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Commission on Courts ponders money issues

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Money matters took up the most time for an interim legislative committee this morning, as members considered issues delving into the balance between fiscal responsibility and judicial efficiency.

During a three-hour hearing that will likely be its final one of the year, the Commission on Courts considered several topics that included the implementation of a statewide case management system, requests for new judicial officers, and whether the Department of Child Services should have been given more authority by a special session budget provision over juvenile out-of-state placements.

Sen. Richard Bray, R-Martinsville, served as acting chair in the absence of Rep. Linda Lawson, D-Hammond. After a morning of testimony and discussion, members decided to recommend the following: that the Automated Record Keeping Fee be increased by $3, as recommended by the commission last year but not adopted by the General Assembly; that legislation be authored to repeal a 2009 special session budget provision giving the DCS more control in deciding whether juveniles should be placed outside of Indiana; that judicial officers be converted in Allen and Marion county courts; and that a new family court be established in Bartholomew County.

Taking up an issue it had approved in 2008, the commission heard testimony from Justice Frank Sullivan about increasing the Automated Record Keeping Fee from $7 to $10, in order to pay for the Supreme Court's Judicial Technology and Automation Committee (JTAC) effort to implement a statewide case management system called Odyssey. The implementation, which was rolled out in trial courts beginning in late 2007, has been put in place in 13 counties and has drawn concerns from some lawmakers and officials at the local level. Commission members approved an identical hike last year, but despite legislative approval it didn't get passed into law and changes in a special session budget resulted in an estimated $700,000 decrease in funding for the project. Members voted 9-1 in favor of the recommendation, with Johnson County Clerk Jill Jackson opposing it.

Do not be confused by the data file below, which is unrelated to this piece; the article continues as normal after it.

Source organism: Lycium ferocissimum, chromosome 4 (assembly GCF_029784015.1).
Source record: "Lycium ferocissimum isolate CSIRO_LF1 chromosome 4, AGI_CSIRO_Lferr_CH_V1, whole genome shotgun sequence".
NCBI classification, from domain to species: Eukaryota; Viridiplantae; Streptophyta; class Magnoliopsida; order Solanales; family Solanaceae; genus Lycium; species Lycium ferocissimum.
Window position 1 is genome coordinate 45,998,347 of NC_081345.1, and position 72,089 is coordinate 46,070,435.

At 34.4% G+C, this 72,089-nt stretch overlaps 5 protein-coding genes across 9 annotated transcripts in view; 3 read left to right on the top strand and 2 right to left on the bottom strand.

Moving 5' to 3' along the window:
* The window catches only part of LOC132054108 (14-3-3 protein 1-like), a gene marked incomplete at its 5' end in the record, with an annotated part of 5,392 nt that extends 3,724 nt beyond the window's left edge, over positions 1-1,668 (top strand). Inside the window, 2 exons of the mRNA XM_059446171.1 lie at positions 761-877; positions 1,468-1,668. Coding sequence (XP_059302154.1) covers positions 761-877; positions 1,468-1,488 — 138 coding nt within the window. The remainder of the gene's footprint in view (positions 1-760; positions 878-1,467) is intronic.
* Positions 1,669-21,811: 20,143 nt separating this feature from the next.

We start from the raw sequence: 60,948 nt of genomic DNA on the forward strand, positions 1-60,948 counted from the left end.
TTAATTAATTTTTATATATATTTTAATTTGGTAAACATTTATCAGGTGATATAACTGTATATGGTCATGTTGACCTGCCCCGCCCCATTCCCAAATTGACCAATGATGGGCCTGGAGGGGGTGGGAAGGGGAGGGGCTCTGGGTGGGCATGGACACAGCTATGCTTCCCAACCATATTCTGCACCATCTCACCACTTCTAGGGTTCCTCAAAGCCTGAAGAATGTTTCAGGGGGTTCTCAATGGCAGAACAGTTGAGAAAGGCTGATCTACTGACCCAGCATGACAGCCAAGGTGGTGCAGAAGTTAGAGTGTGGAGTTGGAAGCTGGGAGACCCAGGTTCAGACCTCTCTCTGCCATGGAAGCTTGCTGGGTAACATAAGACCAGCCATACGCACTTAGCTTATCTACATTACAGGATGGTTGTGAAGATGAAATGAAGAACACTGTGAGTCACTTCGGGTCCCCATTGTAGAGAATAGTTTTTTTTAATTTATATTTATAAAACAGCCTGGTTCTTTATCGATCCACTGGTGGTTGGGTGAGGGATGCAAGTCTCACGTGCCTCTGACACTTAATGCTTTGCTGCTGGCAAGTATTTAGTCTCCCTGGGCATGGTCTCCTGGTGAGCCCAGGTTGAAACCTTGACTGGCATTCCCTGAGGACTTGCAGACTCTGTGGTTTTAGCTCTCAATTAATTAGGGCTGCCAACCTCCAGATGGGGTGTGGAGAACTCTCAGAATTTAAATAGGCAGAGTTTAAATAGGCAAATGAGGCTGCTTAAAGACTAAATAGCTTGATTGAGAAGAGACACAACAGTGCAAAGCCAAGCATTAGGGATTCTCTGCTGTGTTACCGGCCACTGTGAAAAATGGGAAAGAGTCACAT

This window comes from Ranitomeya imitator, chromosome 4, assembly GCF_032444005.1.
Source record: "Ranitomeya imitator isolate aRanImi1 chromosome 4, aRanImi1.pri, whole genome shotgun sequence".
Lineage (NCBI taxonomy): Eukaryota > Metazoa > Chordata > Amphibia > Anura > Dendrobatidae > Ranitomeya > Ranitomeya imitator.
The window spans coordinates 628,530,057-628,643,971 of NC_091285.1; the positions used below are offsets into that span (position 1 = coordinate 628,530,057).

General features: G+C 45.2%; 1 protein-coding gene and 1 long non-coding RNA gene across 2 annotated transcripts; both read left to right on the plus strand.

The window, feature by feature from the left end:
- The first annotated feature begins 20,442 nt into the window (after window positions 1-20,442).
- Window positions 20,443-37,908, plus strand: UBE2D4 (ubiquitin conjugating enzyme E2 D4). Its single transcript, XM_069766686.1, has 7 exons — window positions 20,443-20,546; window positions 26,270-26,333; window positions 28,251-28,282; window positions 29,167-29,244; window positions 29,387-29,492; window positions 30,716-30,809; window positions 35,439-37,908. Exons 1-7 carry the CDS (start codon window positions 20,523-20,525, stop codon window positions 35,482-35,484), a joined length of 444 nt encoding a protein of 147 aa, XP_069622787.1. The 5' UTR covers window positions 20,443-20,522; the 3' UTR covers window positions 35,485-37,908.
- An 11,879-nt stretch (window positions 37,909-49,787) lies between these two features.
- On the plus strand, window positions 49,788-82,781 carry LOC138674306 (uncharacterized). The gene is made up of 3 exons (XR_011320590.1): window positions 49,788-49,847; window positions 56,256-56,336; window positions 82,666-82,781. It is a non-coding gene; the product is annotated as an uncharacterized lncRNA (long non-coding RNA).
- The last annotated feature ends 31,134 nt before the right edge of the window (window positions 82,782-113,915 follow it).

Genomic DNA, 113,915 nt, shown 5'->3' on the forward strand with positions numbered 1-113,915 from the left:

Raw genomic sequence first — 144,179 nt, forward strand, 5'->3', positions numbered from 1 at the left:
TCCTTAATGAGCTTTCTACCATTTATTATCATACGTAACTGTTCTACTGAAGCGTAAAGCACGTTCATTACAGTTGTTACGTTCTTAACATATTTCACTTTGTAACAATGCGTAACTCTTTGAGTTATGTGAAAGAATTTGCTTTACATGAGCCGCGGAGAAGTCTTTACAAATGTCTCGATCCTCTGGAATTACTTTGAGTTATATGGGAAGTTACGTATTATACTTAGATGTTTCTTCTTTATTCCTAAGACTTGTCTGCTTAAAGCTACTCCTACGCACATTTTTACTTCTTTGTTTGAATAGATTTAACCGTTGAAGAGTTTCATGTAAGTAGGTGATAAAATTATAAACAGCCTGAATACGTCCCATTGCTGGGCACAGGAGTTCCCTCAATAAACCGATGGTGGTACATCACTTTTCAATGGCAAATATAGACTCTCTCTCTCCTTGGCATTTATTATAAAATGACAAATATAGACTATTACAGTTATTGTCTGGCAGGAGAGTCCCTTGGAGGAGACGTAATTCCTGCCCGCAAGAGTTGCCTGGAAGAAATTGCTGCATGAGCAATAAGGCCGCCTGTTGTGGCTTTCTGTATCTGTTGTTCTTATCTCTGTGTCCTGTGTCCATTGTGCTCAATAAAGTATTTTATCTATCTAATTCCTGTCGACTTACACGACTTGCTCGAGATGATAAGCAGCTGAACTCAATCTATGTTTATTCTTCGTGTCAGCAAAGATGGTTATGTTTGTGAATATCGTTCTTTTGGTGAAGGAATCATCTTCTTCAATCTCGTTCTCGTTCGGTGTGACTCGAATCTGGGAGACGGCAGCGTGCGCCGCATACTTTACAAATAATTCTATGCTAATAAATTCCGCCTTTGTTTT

The commission voted 9-0 in favor of converting an Allen Circuit hearing officer to a magistrate role, which would shift some of the federally paid salary to the state level. Allen Circuit Judge Tom Felts abstained from the vote, and the voting members stipulated that the approval be subject to available funding. Judges from the Marion Superior Court requested that all of its commissioners be converted to magistrates, and that the switch be paid for using a $35 fee already charged in traffic citation cases and paid to the state. Commission members voted unanimously in favor of it. The commission voted unanimously in favor of Bartholomew Circuit Judge Stephen Heimann's request for an additional Superior Court judge for a new family court, which would take on the duties of a current commissioner hearing Title IV D cases and partially paid for by the federal government.

Taking up an issue it had discussed during its first October meeting, the commission voted for lawmakers to repeal a provision enacted during its special session budget, H.E.A. 1001, which gave the DCS additional say instead of juvenile judges about out-of-state placements. Eight members voted in favor of the repeal, Rep. Kathy Richardson, R-Noblesville, voted against it, and Michael Kruk abstained.

Commission members voted unanimously on an issue raised by Chief Justice Randall T. Shepard, who requested that Indiana's magistrates be able to serve as senior judges. That isn't currently done, but the chief justice and the Indiana Judges Association are proposing it as a way to help keep up with growing trial court caseloads, specifically because the number of filings hit 2 million for the first time ever last year.